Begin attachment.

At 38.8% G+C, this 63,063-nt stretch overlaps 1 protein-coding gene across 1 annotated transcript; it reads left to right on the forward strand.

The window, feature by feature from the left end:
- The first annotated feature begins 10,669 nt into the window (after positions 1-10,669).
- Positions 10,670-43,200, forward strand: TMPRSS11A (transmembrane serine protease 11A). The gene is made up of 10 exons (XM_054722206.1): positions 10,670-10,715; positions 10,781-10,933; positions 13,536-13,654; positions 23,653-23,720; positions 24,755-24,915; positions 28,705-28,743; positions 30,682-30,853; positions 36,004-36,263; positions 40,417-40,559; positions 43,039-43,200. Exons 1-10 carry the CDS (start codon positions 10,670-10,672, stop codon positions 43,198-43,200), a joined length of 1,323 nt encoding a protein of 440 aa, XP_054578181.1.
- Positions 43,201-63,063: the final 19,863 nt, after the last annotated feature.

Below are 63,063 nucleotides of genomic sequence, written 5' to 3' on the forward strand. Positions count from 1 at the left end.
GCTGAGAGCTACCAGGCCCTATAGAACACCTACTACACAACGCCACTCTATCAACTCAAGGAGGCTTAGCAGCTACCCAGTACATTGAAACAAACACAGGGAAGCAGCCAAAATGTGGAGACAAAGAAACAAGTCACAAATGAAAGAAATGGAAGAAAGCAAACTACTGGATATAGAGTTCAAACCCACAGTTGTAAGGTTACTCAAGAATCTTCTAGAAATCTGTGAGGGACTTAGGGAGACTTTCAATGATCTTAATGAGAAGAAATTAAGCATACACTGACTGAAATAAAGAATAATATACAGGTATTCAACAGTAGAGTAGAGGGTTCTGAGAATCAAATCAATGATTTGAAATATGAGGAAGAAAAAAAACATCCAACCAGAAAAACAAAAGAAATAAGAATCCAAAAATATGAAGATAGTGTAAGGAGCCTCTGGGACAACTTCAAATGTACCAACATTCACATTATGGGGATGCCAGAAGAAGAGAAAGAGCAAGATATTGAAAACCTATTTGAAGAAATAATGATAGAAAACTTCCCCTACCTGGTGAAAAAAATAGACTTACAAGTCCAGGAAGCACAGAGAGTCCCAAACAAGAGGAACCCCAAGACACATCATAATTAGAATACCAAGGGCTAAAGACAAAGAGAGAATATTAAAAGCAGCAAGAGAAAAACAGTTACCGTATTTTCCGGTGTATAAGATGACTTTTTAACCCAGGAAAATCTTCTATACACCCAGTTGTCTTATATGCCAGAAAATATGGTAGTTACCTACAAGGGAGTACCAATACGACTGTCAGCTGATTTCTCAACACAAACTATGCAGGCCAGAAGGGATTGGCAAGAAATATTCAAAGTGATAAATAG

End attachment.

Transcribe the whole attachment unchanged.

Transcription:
At 38.8% G+C, this 63,063-nt stretch overlaps 1 protein-coding gene across 1 annotated transcript; it reads left to right on the forward strand.

The window, feature by feature from the left end:
- The first annotated feature begins 10,669 nt into the window (after positions 1-10,669).
- Positions 10,670-43,200, forward strand: TMPRSS11A (transmembrane serine protease 11A). The gene is made up of 10 exons (XM_054722206.1): positions 10,670-10,715; positions 10,781-10,933; positions 13,536-13,654; positions 23,653-23,720; positions 24,755-24,915; positions 28,705-28,743; positions 30,682-30,853; positions 36,004-36,263; positions 40,417-40,559; positions 43,039-43,200. Exons 1-10 carry the CDS (start codon positions 10,670-10,672, stop codon positions 43,198-43,200), a joined length of 1,323 nt encoding a protein of 440 aa, XP_054578181.1.
- Positions 43,201-63,063: the final 19,863 nt, after the last annotated feature.

Below are 63,063 nucleotides of genomic sequence, written 5' to 3' on the forward strand. Positions count from 1 at the left end.
GCTGAGAGCTACCAGGCCCTATAGAACACCTACTACACAACGCCACTCTATCAACTCAAGGAGGCTTAGCAGCTACCCAGTACATTGAAACAAACACAGGGAAGCAGCCAAAATGTGGAGACAAAGAAACAAGTCACAAATGAAAGAAATGGAAGAAAGCAAACTACTGGATATAGAGTTCAAACCCACAGTTGTAAGGTTACTCAAGAATCTTCTAGAAATCTGTGAGGGACTTAGGGAGACTTTCAATGATCTTAATGAGAAGAAATTAAGCATACACTGACTGAAATAAAGAATAATATACAGGTATTCAACAGTAGAGTAGAGGGTTCTGAGAATCAAATCAATGATTTGAAATATGAGGAAGAAAAAAAACATCCAACCAGAAAAACAAAAGAAATAAGAATCCAAAAATATGAAGATAGTGTAAGGAGCCTCTGGGACAACTTCAAATGTACCAACATTCACATTATGGGGATGCCAGAAGAAGAGAAAGAGCAAGATATTGAAAACCTATTTGAAGAAATAATGATAGAAAACTTCCCCTACCTGGTGAAAAAAATAGACTTACAAGTCCAGGAAGCACAGAGAGTCCCAAACAAGAGGAACCCCAAGACACATCATAATTAGAATACCAAGGGCTAAAGACAAAGAGAGAATATTAAAAGCAGCAAGAGAAAAACAGTTACCGTATTTTCCGGTGTATAAGATGACTTTTTAACCCAGGAAAATCTTCTATACACCCAGTTGTCTTATATGCCAGAAAATATGGTAGTTACCTACAAGGGAGTACCAATACGACTGTCAGCTGATTTCTCAACACAAACTATGCAGGCCAGAAGGGATTGGCAAGAAATATTCAAAGTGATAAATAG